Amid immigration debate, Vanderbilt pediatric cardiologist credits 14th amendment for career

Following President Trump’s recent comments about rescinding birthright citizenship in the U.S., one pediatric cardiologist is speaking out about his own history and career at Vanderbilt—a career, he says, that wouldn’t be possible without the 14th amendment.

Fox 17 correspondent Alex Apple talked to David Parra, MD, a Vanderbilt Children’s Hospital physician whose Ecuadorian parents immigrated to the U.S. in the 1960s. Parra was born into citizenship, but, as Apple said, he “feels the same pride for his country as the children of citizens.”

Five percent of Tennessee’s population is immigrants, and nearly 300,000 children in the state have been born to at least one immigrant parent. As a child of such parents, Parra said he can contribute a different perspective to U.S. culture.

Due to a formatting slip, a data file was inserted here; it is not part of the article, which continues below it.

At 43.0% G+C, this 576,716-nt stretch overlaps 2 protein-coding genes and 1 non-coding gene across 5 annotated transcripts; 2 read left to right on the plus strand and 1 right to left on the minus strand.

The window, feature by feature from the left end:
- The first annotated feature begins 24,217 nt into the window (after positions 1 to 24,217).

“I think I bring more than just a career,” he told Apple. “Maybe bring that I am from another country, that I can enrich the culture of this community. You think that’s your home and the only home you know, and you think about your parents being from another country, but the United States was always my home.”

Immigrant kids are here, he said, and they’re American, just like him. Parra’s career led him to Vanderbilt, where he works with 3D cardiovascular imaging—“The kind of talent America needs more of,” Apple said.

“David Parra’s parents lived in New York for 14 years and left behind their lives in Ecuador,” he said. “They wanted their son to have a blessed life, but now his work here at Vanderbilt Children’s Hospital protecting our most vulnerable has more than paid this country back for the gift of citizenship that it gave to him.”

Find the full story from Fox 17 below: